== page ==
Yiannopoulos, who is currently running to become rector at the Scottish institution, said his “first step” if he was elected would be to outlaw the Muslim Students Association in order to “protect” LGBT students on campus.
The far-right provocateur said: “I mean, if the LGBTQ+GIMKULTRAUUIPU*(*(#$%* [sic] community wants to feel ‘safe’, surely their first priority would be the representatives of a homophobic, theocratic system currently on campus, right?”
Students at the university have slammed Yiannopoulos for his comments.
The Queen Margaret Union, one of two student unions at Glasgow University, said people who wanted to “silence and marginalise” students were not welcome on campus.
In a statement on their Facebook page, the group said: “The Muslim Students Association are an important part of campus life. People who would like to ban them are not.
“People who would like to ban them while living thousands of miles away are definitely not. They are not welcome in the QMU, on our Campus, in Glasgow, or anywhere else for that matter.
“They are no friends of ours, and no defenders of free speech, however much they would like to claim otherwise.”
Fellow rector nominee Aamer Anwar, a lawyer and human rights activist, has also condemned Yiannopoulos, saying his comments are “yet another example of his Islamophobic diatribe”.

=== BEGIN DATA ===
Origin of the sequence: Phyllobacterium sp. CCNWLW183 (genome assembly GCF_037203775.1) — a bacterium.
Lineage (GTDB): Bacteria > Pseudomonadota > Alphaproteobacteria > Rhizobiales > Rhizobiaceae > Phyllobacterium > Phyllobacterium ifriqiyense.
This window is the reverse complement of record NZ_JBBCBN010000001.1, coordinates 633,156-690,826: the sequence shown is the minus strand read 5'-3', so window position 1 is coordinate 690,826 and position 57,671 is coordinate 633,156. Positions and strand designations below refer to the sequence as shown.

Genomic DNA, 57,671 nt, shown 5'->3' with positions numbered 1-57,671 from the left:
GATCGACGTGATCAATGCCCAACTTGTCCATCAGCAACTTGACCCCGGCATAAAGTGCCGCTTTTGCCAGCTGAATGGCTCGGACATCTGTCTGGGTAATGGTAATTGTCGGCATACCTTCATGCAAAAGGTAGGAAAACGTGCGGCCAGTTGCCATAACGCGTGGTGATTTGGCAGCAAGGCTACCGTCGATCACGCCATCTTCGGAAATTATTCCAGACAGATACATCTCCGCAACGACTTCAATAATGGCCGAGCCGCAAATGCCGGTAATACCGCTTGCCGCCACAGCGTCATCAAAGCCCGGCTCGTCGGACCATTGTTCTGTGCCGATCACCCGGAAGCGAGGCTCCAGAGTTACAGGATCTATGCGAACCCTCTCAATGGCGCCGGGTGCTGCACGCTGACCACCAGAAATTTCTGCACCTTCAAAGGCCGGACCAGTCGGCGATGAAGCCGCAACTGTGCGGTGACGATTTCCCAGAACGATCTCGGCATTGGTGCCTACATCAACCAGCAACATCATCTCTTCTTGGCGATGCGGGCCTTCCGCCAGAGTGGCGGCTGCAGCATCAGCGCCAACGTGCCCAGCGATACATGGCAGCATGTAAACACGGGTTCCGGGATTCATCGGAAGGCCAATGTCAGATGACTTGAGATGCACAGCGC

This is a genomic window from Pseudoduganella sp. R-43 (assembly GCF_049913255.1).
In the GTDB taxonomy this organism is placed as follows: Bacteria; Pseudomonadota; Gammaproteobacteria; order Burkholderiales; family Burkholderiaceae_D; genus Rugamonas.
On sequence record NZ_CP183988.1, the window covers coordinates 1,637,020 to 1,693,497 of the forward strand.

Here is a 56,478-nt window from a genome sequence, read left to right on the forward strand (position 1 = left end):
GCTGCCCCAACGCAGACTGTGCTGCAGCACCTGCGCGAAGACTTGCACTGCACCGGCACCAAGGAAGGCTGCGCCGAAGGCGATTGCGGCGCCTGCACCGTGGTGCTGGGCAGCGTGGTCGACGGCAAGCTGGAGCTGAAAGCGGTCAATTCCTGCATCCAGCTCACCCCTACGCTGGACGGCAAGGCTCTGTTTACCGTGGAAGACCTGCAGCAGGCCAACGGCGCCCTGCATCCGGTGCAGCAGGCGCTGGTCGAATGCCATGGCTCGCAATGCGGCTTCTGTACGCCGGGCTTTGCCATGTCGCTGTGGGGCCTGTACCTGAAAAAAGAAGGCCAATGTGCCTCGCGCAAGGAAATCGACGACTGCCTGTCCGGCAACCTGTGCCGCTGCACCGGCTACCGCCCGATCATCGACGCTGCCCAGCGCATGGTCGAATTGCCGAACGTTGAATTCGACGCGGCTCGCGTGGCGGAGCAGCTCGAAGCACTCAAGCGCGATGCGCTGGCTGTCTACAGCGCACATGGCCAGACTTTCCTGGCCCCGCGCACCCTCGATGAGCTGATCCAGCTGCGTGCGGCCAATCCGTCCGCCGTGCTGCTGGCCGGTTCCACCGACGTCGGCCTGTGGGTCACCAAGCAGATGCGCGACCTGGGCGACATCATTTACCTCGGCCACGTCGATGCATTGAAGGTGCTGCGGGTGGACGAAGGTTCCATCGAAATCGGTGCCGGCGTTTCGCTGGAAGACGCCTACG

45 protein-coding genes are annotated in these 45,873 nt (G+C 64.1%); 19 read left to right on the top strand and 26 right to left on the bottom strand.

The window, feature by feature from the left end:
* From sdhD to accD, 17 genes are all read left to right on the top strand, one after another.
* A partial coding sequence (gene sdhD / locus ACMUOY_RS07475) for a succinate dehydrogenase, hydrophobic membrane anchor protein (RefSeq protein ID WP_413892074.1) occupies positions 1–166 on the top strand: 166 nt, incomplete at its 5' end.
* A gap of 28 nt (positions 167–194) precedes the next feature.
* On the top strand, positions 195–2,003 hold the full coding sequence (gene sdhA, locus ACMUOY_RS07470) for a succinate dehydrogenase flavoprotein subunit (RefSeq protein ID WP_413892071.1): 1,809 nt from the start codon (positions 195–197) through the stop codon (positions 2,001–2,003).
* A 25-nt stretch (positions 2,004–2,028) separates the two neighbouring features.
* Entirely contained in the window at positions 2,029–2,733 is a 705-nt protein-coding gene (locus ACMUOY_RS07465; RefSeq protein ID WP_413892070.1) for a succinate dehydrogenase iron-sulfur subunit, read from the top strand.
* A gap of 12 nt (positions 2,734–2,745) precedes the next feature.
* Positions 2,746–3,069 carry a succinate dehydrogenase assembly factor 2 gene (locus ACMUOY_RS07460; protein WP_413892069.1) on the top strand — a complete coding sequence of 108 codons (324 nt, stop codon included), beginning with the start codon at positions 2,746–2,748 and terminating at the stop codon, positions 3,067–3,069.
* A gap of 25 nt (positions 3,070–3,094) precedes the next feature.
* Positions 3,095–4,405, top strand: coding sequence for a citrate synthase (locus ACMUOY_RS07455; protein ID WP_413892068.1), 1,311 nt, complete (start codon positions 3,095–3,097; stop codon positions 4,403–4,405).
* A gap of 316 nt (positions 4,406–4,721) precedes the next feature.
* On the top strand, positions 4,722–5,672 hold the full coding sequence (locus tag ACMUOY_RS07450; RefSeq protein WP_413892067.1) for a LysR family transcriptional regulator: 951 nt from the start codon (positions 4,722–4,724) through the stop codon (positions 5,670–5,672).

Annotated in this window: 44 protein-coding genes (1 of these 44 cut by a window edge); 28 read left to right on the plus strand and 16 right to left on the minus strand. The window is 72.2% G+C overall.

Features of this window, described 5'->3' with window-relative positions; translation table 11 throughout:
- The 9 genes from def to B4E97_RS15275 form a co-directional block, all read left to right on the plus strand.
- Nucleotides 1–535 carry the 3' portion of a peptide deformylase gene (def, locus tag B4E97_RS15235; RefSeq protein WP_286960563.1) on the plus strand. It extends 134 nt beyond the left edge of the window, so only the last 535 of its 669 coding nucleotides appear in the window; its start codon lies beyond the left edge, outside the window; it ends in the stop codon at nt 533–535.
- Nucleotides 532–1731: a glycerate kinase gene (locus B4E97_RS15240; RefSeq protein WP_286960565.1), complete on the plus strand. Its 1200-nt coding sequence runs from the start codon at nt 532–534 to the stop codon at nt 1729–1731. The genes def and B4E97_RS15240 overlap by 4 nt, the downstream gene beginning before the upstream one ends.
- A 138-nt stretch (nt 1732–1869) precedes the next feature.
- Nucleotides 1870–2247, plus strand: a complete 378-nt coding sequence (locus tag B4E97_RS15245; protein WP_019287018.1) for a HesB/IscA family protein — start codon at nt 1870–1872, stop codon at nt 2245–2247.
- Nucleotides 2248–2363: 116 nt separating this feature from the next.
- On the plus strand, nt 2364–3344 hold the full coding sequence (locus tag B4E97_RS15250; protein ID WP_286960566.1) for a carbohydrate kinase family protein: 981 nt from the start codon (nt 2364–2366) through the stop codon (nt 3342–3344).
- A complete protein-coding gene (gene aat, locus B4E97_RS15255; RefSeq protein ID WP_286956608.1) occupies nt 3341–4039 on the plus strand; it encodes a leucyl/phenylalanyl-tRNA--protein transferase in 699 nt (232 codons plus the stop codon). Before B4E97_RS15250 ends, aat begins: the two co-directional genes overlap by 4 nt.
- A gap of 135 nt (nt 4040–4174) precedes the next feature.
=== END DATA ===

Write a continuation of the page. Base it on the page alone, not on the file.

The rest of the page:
“No student whatever background should have to study in a climate of fear,” Anwar told the Independent.
“The first thing we should all do then is condemn publicly Milo’s attack on Muslim students and stand together to defend the rights of all those at the university”.
On Thursday night, dozens of students gathered at the university during hustings for the role of rector - a position that represents the entire student body - to protest Yiannopoulos’ nomination.
“Milo Yiannopoulos is a Trump-supporting alt-right troll who recently became infamous for his comments supporting paedophilia,” the university’s Anarchist Student Group, who organised the demonstration, said.
Despite telling Glasgow students who petitioned for him to be removed from the ballot that students who are not equipped for debate should “apply to a nearby Tesco”, Yiannopoulos did not attend the debate for nominees on Thursday, or send a representative.
However, according to a student group Milo For Rector, the 32-year-old is set to hold an online Q&A for his supporters on Saturday.
“The only thing more embarrassing than the cheap jokes made at Milo’s expense was the countless empty seats in the hall,” the group said.
“This is not a way for lawyers with dwindling support to boost their egos. Nor for unemployable graduates to try and boost their CVs.”
They added: “We need someone who is not afraid to shake things up and offers real change.”
According to the Facebook event, thirteen people are currently set to attend.
Voting for the position of rector will take place on March 20, with Glasgow’s current rector Edward Snowden set to be replaced the next day.
The Muslim Students Association has been contacted for comment. The University of Glasgow declined to give a response.